The mayor’s plan isn’t anti-Asian, it’s anti-racist. It would give working-class parents — including Asian-Americans — who can’t afford and shouldn’t have to find ways to afford expensive test prep programs a fairer chance that their child will be admitted into what’s known as a specialized high school. True, taking a test prep course doesn’t guarantee admission to such a school, but it does offer clear benefits and is widely understood to be essential to test-takers.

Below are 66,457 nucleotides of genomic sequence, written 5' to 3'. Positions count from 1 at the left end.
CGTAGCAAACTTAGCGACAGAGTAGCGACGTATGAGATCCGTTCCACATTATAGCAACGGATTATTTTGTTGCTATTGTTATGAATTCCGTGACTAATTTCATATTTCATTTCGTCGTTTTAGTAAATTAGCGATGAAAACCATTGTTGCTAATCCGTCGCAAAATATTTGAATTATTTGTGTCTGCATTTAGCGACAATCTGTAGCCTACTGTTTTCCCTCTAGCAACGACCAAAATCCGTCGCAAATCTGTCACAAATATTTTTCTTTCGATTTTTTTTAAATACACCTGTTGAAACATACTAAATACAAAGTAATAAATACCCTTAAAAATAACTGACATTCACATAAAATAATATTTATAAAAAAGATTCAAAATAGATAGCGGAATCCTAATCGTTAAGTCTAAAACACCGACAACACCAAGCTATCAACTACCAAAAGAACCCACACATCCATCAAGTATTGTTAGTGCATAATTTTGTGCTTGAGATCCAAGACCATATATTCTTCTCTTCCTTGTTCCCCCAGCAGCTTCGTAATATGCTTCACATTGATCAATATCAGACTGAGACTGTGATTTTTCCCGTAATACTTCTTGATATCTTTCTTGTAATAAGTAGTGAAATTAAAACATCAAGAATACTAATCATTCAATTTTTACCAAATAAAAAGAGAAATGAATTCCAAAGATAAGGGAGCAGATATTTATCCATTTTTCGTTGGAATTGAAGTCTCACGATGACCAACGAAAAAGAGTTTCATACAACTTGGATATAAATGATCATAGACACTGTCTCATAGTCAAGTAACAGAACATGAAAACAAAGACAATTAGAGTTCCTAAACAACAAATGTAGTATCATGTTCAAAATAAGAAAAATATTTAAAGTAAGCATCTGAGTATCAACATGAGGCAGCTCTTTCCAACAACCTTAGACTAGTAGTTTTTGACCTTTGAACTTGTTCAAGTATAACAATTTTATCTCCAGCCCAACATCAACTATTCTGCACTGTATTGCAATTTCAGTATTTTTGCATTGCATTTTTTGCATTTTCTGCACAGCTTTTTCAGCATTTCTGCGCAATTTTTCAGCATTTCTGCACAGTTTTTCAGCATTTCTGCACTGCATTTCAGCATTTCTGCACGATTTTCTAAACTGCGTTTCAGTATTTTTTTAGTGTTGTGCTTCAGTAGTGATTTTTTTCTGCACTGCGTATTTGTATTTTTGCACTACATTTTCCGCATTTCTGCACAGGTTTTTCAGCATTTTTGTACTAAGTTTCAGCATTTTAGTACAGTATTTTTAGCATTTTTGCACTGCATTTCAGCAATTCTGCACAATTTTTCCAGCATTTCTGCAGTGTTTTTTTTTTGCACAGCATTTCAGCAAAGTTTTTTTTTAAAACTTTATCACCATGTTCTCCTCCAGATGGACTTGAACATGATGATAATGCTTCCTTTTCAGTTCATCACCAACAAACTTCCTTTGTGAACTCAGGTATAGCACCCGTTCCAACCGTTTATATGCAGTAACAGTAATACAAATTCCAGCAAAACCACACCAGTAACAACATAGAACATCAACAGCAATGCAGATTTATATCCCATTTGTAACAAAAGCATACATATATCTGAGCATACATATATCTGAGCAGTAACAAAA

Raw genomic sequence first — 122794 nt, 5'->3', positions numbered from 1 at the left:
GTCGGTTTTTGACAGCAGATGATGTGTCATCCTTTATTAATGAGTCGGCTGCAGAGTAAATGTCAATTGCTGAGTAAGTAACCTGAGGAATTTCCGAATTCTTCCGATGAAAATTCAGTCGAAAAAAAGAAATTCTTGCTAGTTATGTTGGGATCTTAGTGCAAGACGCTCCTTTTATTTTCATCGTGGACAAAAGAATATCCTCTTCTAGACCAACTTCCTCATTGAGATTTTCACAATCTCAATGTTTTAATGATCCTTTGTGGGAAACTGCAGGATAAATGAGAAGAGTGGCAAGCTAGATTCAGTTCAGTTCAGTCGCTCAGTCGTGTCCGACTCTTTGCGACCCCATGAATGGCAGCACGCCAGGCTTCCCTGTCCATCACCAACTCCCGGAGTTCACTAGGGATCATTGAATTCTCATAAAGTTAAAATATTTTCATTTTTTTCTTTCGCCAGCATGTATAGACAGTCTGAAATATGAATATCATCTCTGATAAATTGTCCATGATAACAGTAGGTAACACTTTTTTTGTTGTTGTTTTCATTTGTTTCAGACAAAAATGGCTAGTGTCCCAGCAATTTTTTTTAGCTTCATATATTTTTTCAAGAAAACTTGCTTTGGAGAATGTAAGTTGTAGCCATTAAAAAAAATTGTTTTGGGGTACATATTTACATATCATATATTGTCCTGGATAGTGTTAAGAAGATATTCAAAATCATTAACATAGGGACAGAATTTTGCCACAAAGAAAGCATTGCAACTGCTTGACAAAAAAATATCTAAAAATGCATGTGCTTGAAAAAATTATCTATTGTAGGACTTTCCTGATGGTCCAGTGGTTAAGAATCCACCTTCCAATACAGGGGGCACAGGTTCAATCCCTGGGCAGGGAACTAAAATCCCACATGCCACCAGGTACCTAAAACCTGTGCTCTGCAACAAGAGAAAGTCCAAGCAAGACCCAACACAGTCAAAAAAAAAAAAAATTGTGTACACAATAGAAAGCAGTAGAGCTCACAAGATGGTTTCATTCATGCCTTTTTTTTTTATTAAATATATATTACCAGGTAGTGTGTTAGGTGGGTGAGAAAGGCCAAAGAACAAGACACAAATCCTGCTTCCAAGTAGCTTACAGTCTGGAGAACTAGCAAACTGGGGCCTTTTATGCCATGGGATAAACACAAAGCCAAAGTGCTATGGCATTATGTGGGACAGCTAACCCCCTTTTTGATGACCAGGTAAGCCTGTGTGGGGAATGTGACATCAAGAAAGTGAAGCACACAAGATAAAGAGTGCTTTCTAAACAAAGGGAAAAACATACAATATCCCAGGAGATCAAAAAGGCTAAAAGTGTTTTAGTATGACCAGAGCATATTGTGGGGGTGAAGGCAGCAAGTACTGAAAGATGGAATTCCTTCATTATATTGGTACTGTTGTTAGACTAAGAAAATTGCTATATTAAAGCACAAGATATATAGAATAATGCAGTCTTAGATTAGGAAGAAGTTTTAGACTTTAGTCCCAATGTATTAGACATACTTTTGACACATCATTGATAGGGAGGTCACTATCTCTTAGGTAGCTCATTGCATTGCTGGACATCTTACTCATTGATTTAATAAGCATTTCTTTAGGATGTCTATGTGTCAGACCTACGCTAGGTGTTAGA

Nor is the plan a form of affirmative action. Affirmative-action admission policies — like those in place at some universities — require that race be one part of a host of measures considered. Mr. de Blasio’s plan doesn’t stipulate any racial criterion for admission, much less racial quotas (which the Supreme Court outlawed in 1978). The plan will simply give kids from a wider variety of backgrounds access to a public resource: an excellent public high school education. This is a public resource, something all New York City families contribute to with their taxes. Only about 5 percent of all New York City high school students are enrolled in a specialized high school and last year half of these kids came from just 21 middle schools.